“This decision to go on strike comes after years of these workers being nickelled and dimed while facing increased precarity and eroded job quality. It comes after having pandemic pay stripped away. It comes at a time of record profits and soaring CEO compensation. It comes at a time when life has become simply unaffordable for so many of these workers who risked their health and safety during the pandemic,” Unifor National President Lana Payne said in a statement.

“We brought the tentative agreement to our members because it contained considerable gains, but our members are clear that it simply isn’t enough.”

A tentative deal was reached on July 18, following weeks of bargaining to initially avert a strike. In June, members voted 100 per cent in favour of striking.

Union officials previously said fair pay for all workers, greater access to better benefits, and more secure work hours and full-time jobs were the three main priorities ahead of the negotiations.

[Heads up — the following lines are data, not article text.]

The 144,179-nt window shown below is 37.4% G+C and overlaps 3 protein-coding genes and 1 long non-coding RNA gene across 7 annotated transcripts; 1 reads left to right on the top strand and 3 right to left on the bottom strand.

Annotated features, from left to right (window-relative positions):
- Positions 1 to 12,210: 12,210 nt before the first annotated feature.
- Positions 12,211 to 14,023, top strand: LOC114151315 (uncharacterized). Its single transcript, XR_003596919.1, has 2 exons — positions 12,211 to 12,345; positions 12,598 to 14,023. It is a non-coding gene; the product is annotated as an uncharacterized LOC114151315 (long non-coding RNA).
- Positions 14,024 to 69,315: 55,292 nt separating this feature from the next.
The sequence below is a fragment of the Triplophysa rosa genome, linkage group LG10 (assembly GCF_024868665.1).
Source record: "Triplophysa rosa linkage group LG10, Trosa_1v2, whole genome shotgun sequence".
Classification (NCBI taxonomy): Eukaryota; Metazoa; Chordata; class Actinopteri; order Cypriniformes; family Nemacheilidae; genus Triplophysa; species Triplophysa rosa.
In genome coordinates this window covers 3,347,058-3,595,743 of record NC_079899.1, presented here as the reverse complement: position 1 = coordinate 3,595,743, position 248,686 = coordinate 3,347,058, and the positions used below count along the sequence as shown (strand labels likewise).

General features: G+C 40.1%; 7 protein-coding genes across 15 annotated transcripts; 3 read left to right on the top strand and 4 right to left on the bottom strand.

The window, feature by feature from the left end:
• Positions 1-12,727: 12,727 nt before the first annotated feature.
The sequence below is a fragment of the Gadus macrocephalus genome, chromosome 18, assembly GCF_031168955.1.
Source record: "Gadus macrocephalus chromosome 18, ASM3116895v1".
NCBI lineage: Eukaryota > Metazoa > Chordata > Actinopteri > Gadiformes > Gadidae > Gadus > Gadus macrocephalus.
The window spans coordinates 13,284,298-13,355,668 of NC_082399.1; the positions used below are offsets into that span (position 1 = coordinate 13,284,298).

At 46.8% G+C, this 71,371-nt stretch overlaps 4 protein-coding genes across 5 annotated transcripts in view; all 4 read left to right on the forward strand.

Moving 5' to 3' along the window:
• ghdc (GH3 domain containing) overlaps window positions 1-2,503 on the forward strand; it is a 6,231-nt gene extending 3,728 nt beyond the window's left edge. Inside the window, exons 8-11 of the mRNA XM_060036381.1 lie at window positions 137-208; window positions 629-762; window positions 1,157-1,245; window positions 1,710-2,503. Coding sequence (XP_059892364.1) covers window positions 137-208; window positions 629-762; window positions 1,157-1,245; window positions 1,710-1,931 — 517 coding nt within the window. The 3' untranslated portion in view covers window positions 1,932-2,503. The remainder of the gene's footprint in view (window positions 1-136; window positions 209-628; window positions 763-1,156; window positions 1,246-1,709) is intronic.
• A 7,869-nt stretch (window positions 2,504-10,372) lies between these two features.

“You know the system is broken when frontline Metro workers can’t afford food, rent, or gas,” Unifor Local 414 President Gord Currie said in a statement on Friday. “Frontline grocery workers at Metro deserve the utmost respect, especially after working tirelessly through the pandemic.”

Workers are expected to form picket lines at each store starting at 8 a.m. Saturday. Unifor said the affected Metro stores will include those in Toronto, Brantford, Orangeville, Milton, Oakville, Brampton, North York, Islington, Willowdale, Mississauga, Etobicoke, Newmarket, and Scarborough.

In a statement, Metro confirmed that all 27 stores will be closed for the duration of the strike. It noted that pharmacies will remain open.

The grocer said it was “extremely disappointed” that its workers chose to strike.

“The company has been negotiating with the union for the past few weeks and reached a fair and equitable agreement that meets the needs of our employees and our customers while ensuring that Metro remains competitive. The settlement provided significant increases for employees in all four years of the agreement, as well as pension and benefits improvements for all employees, including part-time employees,” the statement read.

Toronto-area residents hoping to pick up groceries at Metro Inc. were greeted by closed doors and picket lines at many locations on Saturday as thousands of employees formally went on strike at 27 stores across the region.